You play as one of up to five girls (one being an unlockable character), each with her own unique and often adorable weapon option. And moving even further from the expected, not only does the game scroll horizontally, it also eqips you with one button to fire left and one to fire to the right, with enemies coming at you from both sides of the screen. But it just wouldn't be a Cave shooter without alternate weapons when you press two buttons simultaneously, and you'll be happy to know that tradition has been left right where it is.
Visually, Death Smiles takes on a Gothic Lolita theme, with flowers and frilly dresses set against graveyards and Halloween imagery galore. And aside from the character cutscene pop-ups and a perhaps a few background elements, there's nary a polygon to be found. This is all sprite art, folks. Nummy, nummy sprite art.
The soundtrack is a sweeping arrangement of organs and church bells, punctuated by metal guitar and set to a fast beat. It blends seamlessly with the gorgeous visuals, and really serves to emphasize the vibe Cave was going for here. On that note, I should remark on my one and only gripe with the game, and that's enemy repetition. Everything looks and sounds great, but some of it looks and sounds great over and over again.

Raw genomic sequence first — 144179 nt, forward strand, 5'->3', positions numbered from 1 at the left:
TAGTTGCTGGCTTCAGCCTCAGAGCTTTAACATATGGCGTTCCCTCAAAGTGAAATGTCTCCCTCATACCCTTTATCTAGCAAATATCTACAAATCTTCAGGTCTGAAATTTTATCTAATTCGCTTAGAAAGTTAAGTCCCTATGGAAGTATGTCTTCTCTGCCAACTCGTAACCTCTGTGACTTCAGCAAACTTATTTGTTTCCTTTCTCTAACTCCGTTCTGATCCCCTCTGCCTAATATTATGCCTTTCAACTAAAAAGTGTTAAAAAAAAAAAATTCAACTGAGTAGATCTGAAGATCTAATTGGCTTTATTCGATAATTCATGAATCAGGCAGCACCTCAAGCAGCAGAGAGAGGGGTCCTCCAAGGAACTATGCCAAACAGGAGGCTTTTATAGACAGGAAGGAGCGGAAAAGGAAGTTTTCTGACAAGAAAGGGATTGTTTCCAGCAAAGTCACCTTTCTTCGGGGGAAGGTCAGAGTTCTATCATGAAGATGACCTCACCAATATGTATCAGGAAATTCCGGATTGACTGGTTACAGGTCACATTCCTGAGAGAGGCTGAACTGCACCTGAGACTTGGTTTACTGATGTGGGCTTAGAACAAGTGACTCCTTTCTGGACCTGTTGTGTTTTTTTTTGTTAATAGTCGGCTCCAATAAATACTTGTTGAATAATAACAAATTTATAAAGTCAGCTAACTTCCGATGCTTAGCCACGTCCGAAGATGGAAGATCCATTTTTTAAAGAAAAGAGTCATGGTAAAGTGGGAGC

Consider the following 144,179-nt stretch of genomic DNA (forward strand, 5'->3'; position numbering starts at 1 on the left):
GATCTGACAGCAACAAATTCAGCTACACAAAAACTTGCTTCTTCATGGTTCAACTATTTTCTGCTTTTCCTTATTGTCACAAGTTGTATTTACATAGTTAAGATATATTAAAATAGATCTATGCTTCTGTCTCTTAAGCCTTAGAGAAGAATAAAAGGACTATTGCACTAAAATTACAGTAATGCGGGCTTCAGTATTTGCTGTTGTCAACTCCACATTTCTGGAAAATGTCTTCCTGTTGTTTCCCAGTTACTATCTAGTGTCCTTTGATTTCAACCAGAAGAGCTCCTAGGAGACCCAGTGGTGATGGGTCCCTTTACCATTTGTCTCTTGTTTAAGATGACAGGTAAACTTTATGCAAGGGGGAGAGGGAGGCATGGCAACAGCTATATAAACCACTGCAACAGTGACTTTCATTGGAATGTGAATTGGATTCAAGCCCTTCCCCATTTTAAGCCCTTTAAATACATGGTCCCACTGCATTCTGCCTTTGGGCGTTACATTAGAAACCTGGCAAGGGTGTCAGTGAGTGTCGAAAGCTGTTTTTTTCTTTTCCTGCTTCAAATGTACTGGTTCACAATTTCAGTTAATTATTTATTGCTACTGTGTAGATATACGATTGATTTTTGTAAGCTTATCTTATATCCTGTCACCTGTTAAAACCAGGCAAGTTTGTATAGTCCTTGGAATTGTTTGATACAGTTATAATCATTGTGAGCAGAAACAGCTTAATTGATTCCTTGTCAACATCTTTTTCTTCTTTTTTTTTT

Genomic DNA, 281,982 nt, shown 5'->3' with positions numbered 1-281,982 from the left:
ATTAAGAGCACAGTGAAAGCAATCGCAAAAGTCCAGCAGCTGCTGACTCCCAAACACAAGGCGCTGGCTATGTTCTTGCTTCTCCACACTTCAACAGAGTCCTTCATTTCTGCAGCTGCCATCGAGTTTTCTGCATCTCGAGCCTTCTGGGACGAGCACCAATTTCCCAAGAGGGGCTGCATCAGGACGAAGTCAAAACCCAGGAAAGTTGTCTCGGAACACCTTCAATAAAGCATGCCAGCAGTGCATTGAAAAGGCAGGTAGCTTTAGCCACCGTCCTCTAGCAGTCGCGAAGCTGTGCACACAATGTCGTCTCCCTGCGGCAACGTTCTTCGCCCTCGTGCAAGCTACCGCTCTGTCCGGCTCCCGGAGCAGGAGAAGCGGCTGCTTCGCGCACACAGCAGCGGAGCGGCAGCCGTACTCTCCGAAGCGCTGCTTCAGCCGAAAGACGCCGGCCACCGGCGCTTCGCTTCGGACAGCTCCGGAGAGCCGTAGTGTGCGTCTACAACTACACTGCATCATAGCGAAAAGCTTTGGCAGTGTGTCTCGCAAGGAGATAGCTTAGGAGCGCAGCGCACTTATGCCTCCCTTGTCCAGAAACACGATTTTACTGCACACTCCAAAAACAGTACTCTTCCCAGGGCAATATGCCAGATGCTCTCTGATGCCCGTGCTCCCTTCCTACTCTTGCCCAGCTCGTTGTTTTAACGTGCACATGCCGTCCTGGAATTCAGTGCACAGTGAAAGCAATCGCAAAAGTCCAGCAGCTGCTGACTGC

That asshole cyclops in the trailer? You'll probably kill at least 30 of that guy, albeit in varying colors and sizes. They mix them up enough that I wouldn't say it ever gets boring, but a few more character models wouldn't have hurt. Still, it's hard to stay mad at a game whose final boss is a giant pterodactyl skeleton monstrosity named TyrannoSatan. That's about as metal as you can get.
The gameplay is every bit as Cave-like as DoDon Pachi or Ketsui, and if you're feeling ballsy, there are four difficulty levels to choose from: 1, 2, 3, and 999. You want hard mode? You've got your hard mode. You've also got a definitive, completely visible hitbox to focus on, in the form of a shining heart in the middle of your character sprite. No guesswork; just pure, unbridled arcade shooter heaven.
Two hardcore Cave fans, Hitogoroshi
and I stood on the gaming room floor at Otakon, probably with a tear in our eyes just watching it. With each aspect of the game in prefect complementarity to the next, the overall package comes together to form something truly incredible -- so much so that I played through it 12 times over the course of the weekend and haven't stopped longing for it since.
There's a sequel already hitting arcades, and I wouldn't be the least bit surprised to see a few clones pop up before long. It's that good. Oh, and there's also this thoroughly fuckrocking badass Hori arcade stick
you can get with it. If you're a shooter enthusiast on the fence about importing a Japanese 360, I think the answer you're looking for is "Hell yes," and I think there's no better way for you to break it in than with Death Smiles